During the early 1990s I worked in Chelsea, a few blocks north of Union Square. Taking walks during the day helped me manage my fatigue; my day began and ended with a two hour commute to the western suburbs of Philadelphia. Union Square Greenmarket was bustling several days a week, and a great place to walk during lunch and treat myself to something to be enjoyed at home. It was one of the first farmer’s markets of its kind in the city, and the first I had ever encountered. I was amazed by the vast variety of produce available at the market, all of it grown within a few hours of the city, and I was intrigued when I learned of nearby Union Square Cafe, the then ten year old restaurant that was to New York City what Chez Panisse was to San Francisco, the originator of the farm-to-table concept.
This past summer, an intriguing book rested comfortably on the NYT Bestsellers list for months. The cover features scrawled lettering and a broken wine glass, just a splash of red wine remaining at its base. The book is the debut novel of former Union Square Cafe backwaiter, Stephanie Danler and the title is Sweetbitter. I’m not sure how I missed the connection to Union Square Cafe, otherwise I would have read it immediately. This book is entertaining and relatable — for me — on so many levels. My connection to Union Square, my former life in college as a waitress, albeit never at restaurants as fine as Union Square, and of course, my appreciation for fine food and food memoirs. The fact that Stephanie Danler is such a gifted writer is the proverbial icing on the cake, or should I say the cranberry syrup and the whipped creme fraiche on the pumpkin cheesecake! The pages practically turned themselves as a I read Sweetbitter, This is a mesmerizing debut from a truly gifted writer.
Sweetbitter is a memoir, yet it is also a novel. (With a dash of kitchen confidential expose thrown in for good measure.) The lives of the staff at the restaurant begin when the restaurant closes. They are young, they are intelligent, beautiful and all living in one of the most vibrant cities in the world. They work very hard to create memorable evenings for those lucky enough to finagle a table at the restaurant and then they play very, very hard, frequently staying out at bars and clubs until the first rays of sun meander through the skyscrapers to the Manhattanites below.
The main character, Tess, has arrived in New York City without a plan. A midwesterner without a clue, she drives straight over the George Washington Bridge in June of 2006 without realizing she needs money for the toll. From that moment on, the New York lessons hit her in waves, nearly extinguishing her enthusiasm for her new life. She wings her interview at the restaurant, arriving sweaty and disheveled, and miraculously is given a two week provisional position as a back waiter (read busboy). An incredibly lucky break, by any standards. The wait staff is less than welcoming, this is the server equivalent of hazing, yet she survives and is rewarded with a permanent position, a locker, and her “stripes”, the trademark striped oxford shirts worn by the staff.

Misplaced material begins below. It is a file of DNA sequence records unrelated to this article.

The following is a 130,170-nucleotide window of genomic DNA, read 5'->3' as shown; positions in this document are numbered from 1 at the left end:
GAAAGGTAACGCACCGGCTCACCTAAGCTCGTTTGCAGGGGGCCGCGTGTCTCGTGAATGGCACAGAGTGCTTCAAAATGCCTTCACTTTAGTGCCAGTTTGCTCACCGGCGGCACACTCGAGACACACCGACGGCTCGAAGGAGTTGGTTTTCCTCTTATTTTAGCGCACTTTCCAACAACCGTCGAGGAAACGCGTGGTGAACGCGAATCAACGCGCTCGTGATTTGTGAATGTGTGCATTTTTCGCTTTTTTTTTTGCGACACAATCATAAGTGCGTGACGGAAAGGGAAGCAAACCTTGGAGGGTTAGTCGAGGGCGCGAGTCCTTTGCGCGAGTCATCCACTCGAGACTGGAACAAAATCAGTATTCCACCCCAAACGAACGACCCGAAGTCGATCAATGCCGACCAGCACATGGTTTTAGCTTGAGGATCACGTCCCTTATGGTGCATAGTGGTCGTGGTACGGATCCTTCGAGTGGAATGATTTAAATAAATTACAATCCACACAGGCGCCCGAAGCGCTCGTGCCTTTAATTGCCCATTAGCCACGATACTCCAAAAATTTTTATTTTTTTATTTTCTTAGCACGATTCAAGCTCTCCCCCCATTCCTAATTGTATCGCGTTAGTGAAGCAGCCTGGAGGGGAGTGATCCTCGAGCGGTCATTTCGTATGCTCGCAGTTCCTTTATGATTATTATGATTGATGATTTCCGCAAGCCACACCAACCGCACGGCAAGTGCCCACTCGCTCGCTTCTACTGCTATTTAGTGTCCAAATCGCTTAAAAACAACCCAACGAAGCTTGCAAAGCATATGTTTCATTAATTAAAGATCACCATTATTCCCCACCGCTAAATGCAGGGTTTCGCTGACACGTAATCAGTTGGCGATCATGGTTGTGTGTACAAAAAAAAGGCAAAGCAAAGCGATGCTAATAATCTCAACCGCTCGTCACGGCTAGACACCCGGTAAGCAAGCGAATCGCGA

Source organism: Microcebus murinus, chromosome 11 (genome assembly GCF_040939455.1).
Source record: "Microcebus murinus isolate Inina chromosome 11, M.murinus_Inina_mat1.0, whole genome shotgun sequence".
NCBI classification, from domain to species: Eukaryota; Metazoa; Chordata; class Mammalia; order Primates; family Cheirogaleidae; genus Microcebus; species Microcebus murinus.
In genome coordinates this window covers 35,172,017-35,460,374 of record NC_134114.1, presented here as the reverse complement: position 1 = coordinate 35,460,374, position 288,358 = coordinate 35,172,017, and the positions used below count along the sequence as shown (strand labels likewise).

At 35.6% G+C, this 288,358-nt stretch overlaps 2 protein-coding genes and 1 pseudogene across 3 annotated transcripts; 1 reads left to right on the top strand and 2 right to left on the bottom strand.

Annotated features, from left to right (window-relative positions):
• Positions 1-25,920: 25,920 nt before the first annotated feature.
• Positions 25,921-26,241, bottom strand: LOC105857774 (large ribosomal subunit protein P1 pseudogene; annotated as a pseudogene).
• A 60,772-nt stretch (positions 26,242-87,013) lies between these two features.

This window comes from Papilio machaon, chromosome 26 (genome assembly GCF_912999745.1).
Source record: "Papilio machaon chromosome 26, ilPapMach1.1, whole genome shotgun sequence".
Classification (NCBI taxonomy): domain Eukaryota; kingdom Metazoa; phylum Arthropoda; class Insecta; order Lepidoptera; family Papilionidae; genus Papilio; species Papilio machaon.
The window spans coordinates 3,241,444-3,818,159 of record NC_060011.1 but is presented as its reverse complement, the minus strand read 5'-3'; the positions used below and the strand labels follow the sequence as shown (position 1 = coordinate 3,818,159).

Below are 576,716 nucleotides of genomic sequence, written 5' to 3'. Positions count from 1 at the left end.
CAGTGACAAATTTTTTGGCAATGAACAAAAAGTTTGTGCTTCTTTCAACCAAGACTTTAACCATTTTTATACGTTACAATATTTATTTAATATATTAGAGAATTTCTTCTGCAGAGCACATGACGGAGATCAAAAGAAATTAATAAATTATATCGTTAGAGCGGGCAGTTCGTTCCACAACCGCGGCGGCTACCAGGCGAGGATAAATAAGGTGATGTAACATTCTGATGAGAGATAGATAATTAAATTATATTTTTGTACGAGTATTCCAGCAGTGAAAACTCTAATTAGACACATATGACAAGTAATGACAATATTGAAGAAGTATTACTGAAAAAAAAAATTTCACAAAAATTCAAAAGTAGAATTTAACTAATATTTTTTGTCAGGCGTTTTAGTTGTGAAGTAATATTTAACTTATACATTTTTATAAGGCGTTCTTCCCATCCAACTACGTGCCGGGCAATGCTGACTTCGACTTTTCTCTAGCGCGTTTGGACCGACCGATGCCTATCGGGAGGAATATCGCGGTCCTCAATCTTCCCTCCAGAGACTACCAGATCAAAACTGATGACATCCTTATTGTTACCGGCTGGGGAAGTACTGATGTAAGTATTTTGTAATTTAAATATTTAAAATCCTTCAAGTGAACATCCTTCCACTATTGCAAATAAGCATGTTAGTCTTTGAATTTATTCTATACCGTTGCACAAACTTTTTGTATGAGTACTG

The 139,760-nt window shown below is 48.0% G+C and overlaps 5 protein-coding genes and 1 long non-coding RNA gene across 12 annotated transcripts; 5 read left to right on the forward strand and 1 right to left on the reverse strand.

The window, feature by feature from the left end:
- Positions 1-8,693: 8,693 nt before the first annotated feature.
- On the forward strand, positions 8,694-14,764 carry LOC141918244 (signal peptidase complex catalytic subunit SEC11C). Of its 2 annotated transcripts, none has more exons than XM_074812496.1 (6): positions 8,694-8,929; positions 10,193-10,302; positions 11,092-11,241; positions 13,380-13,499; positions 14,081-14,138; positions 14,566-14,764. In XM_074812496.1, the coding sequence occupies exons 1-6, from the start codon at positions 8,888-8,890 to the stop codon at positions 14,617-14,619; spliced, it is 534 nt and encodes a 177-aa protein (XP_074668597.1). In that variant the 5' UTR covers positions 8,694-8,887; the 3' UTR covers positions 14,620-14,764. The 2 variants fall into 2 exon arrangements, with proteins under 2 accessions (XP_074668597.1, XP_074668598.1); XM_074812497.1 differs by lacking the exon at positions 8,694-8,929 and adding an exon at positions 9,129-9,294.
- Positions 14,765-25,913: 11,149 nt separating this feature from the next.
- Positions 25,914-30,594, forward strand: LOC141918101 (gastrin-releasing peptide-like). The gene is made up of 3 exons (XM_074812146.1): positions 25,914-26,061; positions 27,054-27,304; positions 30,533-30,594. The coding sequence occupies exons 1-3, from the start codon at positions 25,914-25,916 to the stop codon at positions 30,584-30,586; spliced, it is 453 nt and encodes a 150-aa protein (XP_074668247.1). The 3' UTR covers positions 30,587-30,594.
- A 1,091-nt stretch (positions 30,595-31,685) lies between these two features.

I’ll stop a moment here to mention — again — that Stephanie Danler is an incredibly talented writer. That’s where the novel part of this debut figures into the picture. The plot incorporates the lessons she learns from senior staff about everything from identifying the origins of an oyster by taste, the development of her palate, her burgeoning knowledge of wine…wine regions, varietals, terroir, how to pronounce, taste, sell and properly present and uncork a bottle at a table, and, the four tastes accessible to us through those funny sand papery bumps on our tongues — sweet, bitter, salt, sour. The plot deftly develops a map of the hierarchy of wait staff and the relationships within and outside of the restaurant; in short the back stories that make her colleagues interesting to her and to us, as readers. Tess’s relationship with an older server/mentor and the handsome, bad boy bartender does occupy a significant portion of the novel’s focus, too much at times, but the restaurant is the epicentre of her life, and as such, so are her fellow employees.
There is no lack of restaurant drama here. I found myself having mild heart palpitations on a night when one of the servers — her mentor — is shaken by a guest and loses it, retreating to the wine cellar and leaving her tables in limbo. The restaurant is immaculate by New York standards but as filthy as you would imagine a kitchen that serves three seatings seven days a week would become. Her descriptions of fruit fly infestations and the evening the health inspector shows up are riveting.
Stephanie Danler’s talent is on full display with her often sensual sometimes shockingly raw descriptions of all of these: food, excessive drinking/drugging, sex, the life lessons learned by a young twenty something living in New York City for the first time.
By the time the novel comes to a close, Tess has been treated less than fairly. I fumed as I read the last pages of the novel detailing her setup and eventual demise, yet she remained grateful for the experience, stoic and the opposite of bitter. I am thrilled that she was able to transform her experience into this remarkable and highly acclaimed debut — there is a large plate of karma being served up here, to be sure!
The venerable Union Square Cafe closed about two years ago, citing rent increases. It is scheduled to reopen sometime this fall at a new location, not far from the greenmarket. I would give anything to be one of the those fruit flies on the wall, the evening Stephanie Danler saunters into the restaurant and is seated — hopefully — at the best table in the house. She deserves it!
Staff of Wellington Square Book Shop